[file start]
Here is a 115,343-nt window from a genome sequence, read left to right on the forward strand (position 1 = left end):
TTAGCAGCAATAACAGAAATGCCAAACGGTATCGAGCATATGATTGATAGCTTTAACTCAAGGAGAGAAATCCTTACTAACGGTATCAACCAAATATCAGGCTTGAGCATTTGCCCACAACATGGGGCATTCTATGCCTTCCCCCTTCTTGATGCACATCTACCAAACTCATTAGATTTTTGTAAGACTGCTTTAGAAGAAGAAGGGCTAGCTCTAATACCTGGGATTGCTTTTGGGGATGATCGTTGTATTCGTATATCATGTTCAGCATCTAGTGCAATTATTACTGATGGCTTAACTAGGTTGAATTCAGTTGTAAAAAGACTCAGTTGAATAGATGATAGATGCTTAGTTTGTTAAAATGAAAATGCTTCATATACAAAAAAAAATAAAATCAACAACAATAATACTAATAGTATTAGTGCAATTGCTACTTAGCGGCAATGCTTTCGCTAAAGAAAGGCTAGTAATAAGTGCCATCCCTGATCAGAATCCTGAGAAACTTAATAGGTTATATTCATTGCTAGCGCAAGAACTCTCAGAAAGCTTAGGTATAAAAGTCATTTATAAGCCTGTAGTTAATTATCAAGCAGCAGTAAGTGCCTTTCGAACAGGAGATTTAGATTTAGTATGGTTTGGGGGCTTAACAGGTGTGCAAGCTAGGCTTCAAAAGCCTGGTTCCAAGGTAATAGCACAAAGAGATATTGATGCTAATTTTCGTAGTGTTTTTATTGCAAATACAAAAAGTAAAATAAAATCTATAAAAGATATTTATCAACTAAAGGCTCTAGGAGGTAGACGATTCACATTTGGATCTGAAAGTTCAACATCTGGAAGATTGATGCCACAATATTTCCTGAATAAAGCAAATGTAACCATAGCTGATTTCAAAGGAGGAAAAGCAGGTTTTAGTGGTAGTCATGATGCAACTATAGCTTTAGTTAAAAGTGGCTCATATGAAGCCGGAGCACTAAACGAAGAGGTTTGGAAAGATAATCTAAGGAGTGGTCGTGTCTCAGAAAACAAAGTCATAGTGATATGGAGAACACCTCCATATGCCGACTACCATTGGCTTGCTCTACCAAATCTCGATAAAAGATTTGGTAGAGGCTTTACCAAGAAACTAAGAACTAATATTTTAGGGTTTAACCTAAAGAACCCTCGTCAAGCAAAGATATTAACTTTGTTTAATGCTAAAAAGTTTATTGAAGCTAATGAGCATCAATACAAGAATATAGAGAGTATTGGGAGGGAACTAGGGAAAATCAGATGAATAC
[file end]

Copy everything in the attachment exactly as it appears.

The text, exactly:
Here is a 115,343-nt window from a genome sequence, read left to right on the forward strand (position 1 = left end):
TTAGCAGCAATAACAGAAATGCCAAACGGTATCGAGCATATGATTGATAGCTTTAACTCAAGGAGAGAAATCCTTACTAACGGTATCAACCAAATATCAGGCTTGAGCATTTGCCCACAACATGGGGCATTCTATGCCTTCCCCCTTCTTGATGCACATCTACCAAACTCATTAGATTTTTGTAAGACTGCTTTAGAAGAAGAAGGGCTAGCTCTAATACCTGGGATTGCTTTTGGGGATGATCGTTGTATTCGTATATCATGTTCAGCATCTAGTGCAATTATTACTGATGGCTTAACTAGGTTGAATTCAGTTGTAAAAAGACTCAGTTGAATAGATGATAGATGCTTAGTTTGTTAAAATGAAAATGCTTCATATACAAAAAAAAATAAAATCAACAACAATAATACTAATAGTATTAGTGCAATTGCTACTTAGCGGCAATGCTTTCGCTAAAGAAAGGCTAGTAATAAGTGCCATCCCTGATCAGAATCCTGAGAAACTTAATAGGTTATATTCATTGCTAGCGCAAGAACTCTCAGAAAGCTTAGGTATAAAAGTCATTTATAAGCCTGTAGTTAATTATCAAGCAGCAGTAAGTGCCTTTCGAACAGGAGATTTAGATTTAGTATGGTTTGGGGGCTTAACAGGTGTGCAAGCTAGGCTTCAAAAGCCTGGTTCCAAGGTAATAGCACAAAGAGATATTGATGCTAATTTTCGTAGTGTTTTTATTGCAAATACAAAAAGTAAAATAAAATCTATAAAAGATATTTATCAACTAAAGGCTCTAGGAGGTAGACGATTCACATTTGGATCTGAAAGTTCAACATCTGGAAGATTGATGCCACAATATTTCCTGAATAAAGCAAATGTAACCATAGCTGATTTCAAAGGAGGAAAAGCAGGTTTTAGTGGTAGTCATGATGCAACTATAGCTTTAGTTAAAAGTGGCTCATATGAAGCCGGAGCACTAAACGAAGAGGTTTGGAAAGATAATCTAAGGAGTGGTCGTGTCTCAGAAAACAAAGTCATAGTGATATGGAGAACACCTCCATATGCCGACTACCATTGGCTTGCTCTACCAAATCTCGATAAAAGATTTGGTAGAGGCTTTACCAAGAAACTAAGAACTAATATTTTAGGGTTTAACCTAAAGAACCCTCGTCAAGCAAAGATATTAACTTTGTTTAATGCTAAAAAGTTTATTGAAGCTAATGAGCATCAATACAAGAATATAGAGAGTATTGGGAGGGAACTAGGGAAAATCAGATGAATAC